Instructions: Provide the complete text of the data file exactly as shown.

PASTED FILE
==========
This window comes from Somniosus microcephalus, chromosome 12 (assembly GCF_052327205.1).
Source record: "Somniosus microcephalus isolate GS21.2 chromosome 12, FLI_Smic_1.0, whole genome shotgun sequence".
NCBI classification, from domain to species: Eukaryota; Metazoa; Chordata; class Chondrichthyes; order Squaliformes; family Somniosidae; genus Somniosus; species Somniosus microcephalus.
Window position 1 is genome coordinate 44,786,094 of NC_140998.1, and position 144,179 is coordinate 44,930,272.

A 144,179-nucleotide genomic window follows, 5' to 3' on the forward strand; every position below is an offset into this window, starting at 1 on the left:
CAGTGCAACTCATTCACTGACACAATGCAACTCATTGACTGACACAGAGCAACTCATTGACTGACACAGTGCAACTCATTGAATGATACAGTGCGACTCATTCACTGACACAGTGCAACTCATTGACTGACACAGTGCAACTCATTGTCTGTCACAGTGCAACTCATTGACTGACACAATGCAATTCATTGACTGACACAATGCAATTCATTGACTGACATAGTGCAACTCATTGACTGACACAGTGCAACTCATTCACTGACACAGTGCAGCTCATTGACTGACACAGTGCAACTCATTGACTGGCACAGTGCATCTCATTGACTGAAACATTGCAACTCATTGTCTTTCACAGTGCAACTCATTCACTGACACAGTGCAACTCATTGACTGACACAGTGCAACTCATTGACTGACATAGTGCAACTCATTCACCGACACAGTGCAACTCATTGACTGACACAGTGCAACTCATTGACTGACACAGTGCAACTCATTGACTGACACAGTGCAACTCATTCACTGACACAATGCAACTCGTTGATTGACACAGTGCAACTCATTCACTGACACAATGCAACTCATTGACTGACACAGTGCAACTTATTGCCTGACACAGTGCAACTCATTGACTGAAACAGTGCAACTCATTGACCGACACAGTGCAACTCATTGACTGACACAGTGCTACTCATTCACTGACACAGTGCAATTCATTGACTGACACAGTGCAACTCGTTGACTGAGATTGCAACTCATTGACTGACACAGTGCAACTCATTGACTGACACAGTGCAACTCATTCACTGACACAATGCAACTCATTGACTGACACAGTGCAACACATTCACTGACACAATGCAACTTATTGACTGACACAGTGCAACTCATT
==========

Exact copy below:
This window comes from Somniosus microcephalus, chromosome 12 (assembly GCF_052327205.1).
Source record: "Somniosus microcephalus isolate GS21.2 chromosome 12, FLI_Smic_1.0, whole genome shotgun sequence".
NCBI classification, from domain to species: Eukaryota; Metazoa; Chordata; class Chondrichthyes; order Squaliformes; family Somniosidae; genus Somniosus; species Somniosus microcephalus.
Window position 1 is genome coordinate 44,786,094 of NC_140998.1, and position 144,179 is coordinate 44,930,272.

A 144,179-nucleotide genomic window follows, 5' to 3' on the forward strand; every position below is an offset into this window, starting at 1 on the left:
CAGTGCAACTCATTCACTGACACAATGCAACTCATTGACTGACACAGAGCAACTCATTGACTGACACAGTGCAACTCATTGAATGATACAGTGCGACTCATTCACTGACACAGTGCAACTCATTGACTGACACAGTGCAACTCATTGTCTGTCACAGTGCAACTCATTGACTGACACAATGCAATTCATTGACTGACACAATGCAATTCATTGACTGACATAGTGCAACTCATTGACTGACACAGTGCAACTCATTCACTGACACAGTGCAGCTCATTGACTGACACAGTGCAACTCATTGACTGGCACAGTGCATCTCATTGACTGAAACATTGCAACTCATTGTCTTTCACAGTGCAACTCATTCACTGACACAGTGCAACTCATTGACTGACACAGTGCAACTCATTGACTGACATAGTGCAACTCATTCACCGACACAGTGCAACTCATTGACTGACACAGTGCAACTCATTGACTGACACAGTGCAACTCATTGACTGACACAGTGCAACTCATTCACTGACACAATGCAACTCGTTGATTGACACAGTGCAACTCATTCACTGACACAATGCAACTCATTGACTGACACAGTGCAACTTATTGCCTGACACAGTGCAACTCATTGACTGAAACAGTGCAACTCATTGACCGACACAGTGCAACTCATTGACTGACACAGTGCTACTCATTCACTGACACAGTGCAATTCATTGACTGACACAGTGCAACTCGTTGACTGAGATTGCAACTCATTGACTGACACAGTGCAACTCATTGACTGACACAGTGCAACTCATTCACTGACACAATGCAACTCATTGACTGACACAGTGCAACACATTCACTGACACAATGCAACTTATTGACTGACACAGTGCAACTCATT